Getting to zero new HIV infections: Would mandatory testing get us there?
“A lion that kills, is one that does not roar”, goes a famous Savannah grassland African saying. “It is one that crouches and lays quietly in the calmly swaying savannah grasses, patiently crawling behind its unsuspecting victims”, goes the saying with further elucidation. The savannah grassland residents’ question then is, “what if we burnt down the savannah grasslands thereby exposing the plains for what they really hide in as much as there would be loss of beauty portrayed by grassland? Would the enemy lion fear to attack for lack of surprise or will the village be better placed to the see the enemy lion from afar and therefore better protect itself or prepare for the impending attack? Maybe not true but the question still stands; what if, just what if it would work?
One of the most highly coveted phenomenon in the struggle against the HIV/AIDS global scourge has been The “Zero new-infections” dream. With several interventions used including the legendary but rather youth-unconventional “abstinence-before-marriage”; the practical “be-faithful-to-your-partner”; the religiously contested but practical use of condoms; medical methods like prevention of mother to child transmission and after exposure treatment; and the latest entrant to several African societies, the “safe-male-circumcision”. These HIV prevention techniques are generally well communicated and without doubt, if they were all used comprehensively, we can greatly narrow the fight against new HIV infections.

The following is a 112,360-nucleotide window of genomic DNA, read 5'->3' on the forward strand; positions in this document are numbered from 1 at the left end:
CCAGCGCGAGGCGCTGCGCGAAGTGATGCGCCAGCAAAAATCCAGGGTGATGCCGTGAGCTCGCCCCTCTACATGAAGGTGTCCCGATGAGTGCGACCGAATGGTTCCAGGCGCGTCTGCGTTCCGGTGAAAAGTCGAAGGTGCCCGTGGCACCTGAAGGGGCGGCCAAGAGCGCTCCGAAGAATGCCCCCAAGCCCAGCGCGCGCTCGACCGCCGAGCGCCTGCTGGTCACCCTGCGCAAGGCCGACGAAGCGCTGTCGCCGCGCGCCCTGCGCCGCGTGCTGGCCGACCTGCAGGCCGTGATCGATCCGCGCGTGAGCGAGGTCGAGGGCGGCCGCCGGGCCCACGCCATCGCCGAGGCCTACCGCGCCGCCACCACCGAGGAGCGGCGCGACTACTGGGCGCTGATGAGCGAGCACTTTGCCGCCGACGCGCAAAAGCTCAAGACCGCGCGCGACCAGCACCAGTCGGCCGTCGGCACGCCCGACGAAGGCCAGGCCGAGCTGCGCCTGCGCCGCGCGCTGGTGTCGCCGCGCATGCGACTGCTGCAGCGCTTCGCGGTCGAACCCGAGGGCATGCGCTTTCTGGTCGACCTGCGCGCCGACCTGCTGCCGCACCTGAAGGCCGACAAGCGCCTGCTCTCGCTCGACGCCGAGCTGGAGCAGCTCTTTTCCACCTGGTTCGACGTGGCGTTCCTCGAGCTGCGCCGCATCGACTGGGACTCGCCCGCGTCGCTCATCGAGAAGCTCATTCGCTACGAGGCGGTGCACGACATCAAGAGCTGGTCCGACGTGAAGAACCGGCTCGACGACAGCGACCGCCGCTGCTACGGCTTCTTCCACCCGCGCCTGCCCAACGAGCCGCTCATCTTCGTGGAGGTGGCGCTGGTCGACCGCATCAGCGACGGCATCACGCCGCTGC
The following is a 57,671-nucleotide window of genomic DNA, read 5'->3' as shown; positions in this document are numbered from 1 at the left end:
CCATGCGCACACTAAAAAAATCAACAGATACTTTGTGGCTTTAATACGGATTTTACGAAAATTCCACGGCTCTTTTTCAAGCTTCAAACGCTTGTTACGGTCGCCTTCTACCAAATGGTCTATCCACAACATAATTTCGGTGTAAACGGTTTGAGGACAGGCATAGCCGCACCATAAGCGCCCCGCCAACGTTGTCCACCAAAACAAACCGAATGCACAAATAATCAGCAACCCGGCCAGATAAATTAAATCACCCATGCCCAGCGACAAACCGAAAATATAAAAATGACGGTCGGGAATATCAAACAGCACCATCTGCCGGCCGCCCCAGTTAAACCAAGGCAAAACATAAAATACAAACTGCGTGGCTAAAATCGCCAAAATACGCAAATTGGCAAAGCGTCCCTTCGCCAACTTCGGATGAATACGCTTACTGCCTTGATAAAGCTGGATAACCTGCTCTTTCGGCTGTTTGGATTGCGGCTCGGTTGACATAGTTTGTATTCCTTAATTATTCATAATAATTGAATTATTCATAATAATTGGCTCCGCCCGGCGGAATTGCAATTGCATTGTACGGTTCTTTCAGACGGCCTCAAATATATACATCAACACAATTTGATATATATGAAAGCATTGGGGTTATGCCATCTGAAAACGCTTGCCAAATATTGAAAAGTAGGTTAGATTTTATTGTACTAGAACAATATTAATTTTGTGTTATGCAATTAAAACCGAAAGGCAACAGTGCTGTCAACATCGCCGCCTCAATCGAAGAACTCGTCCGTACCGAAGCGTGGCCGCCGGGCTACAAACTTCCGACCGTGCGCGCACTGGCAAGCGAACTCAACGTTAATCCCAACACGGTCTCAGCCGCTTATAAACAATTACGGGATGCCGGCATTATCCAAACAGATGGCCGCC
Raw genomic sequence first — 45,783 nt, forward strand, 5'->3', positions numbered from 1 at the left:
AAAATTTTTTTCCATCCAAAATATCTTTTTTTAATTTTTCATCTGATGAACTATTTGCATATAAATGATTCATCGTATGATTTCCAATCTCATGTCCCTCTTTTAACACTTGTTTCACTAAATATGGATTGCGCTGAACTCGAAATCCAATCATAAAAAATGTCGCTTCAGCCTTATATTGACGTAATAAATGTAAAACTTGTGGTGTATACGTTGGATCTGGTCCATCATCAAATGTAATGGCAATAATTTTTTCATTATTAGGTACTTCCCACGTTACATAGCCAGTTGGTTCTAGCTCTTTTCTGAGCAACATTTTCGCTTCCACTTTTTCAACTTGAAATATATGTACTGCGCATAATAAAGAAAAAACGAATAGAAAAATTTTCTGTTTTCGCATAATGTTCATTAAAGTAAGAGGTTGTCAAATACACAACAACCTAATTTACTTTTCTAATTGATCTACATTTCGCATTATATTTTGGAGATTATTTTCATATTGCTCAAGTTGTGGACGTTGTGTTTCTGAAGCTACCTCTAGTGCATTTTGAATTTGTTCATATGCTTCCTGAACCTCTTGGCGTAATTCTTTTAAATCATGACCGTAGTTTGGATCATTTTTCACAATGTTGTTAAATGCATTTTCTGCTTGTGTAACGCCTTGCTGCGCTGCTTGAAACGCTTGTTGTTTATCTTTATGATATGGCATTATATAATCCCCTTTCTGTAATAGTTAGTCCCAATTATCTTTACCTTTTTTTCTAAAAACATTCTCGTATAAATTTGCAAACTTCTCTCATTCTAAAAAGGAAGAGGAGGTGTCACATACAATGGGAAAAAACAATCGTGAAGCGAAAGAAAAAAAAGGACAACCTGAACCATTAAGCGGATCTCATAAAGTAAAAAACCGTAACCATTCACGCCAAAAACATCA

No pandemic has ever received the global awareness and concerted effort as HIV/AIDS. Today, as global citizens, we have never been better placed to fight and win against the HIV/AIDS pandemic. The technology available, the relative mass knowledge of the disease and the global will to stop the AIDS scourge has never been bigger or better. What seems to be a paradox is that while humongous efforts are being directed to the fight against the pandemic, we seem to have reached a stalemate, probably even slightly worse. Even with the better technology, the global will to fight HIV/AIDS, all these several ways of mitigating its spread (the ease of which varies from method to method and from region to region), there is still a rise in HIV infections that cannot go unnoticed in some regions of the world. According to one World Health Organization report there were about 2.3 million new infections in 2012 or more than 6,300 new HIV infections per day in the world over. The Uganda HIV/AIDS cases have risen from a 6.5% HIV prevalence rate to 7.2% in the last 5 years. What could be amiss in this movement against HIV, or what can be bettered to tip the scale in humanity’s favor?
Sadly one of the biggest hindrances to the fight against HIV/AIDS is the stigma or the fear of stigma that comes with finding out one has the infection. My experience in rural Uganda with Action for Community Development (ACODEV) is one that has shown that the masses believe people who voluntarily go for HIV testing–besides the “brave” and the pregnant mothers (because it is “mandatory”)–are those who have probable worry for contracting the disease; therefore they could have been involved in “inappropriate sexual behavior”. HIV is, thereby, associated with flawed morality. These presumptions are so strong that some prevention techniques, such as condoms, have even been discouraged by some sections of society, claiming they encourage sexual immorality. The other fear, and rightfully placed fear I should add, is that HIV/AIDS has no known, and medically accredited cure. Contracting the infection is unfortunately equated with death by so many in these regions. Therefore, the stigma and the fear of stigma are so great that many will never get tested for HIV. They would rather live in denial or self-stigmatize (choose to exclude oneself in pity or regret) and die to a disease we have learned to both positively live with and mitigate its adverse effects on individuals, families and communities.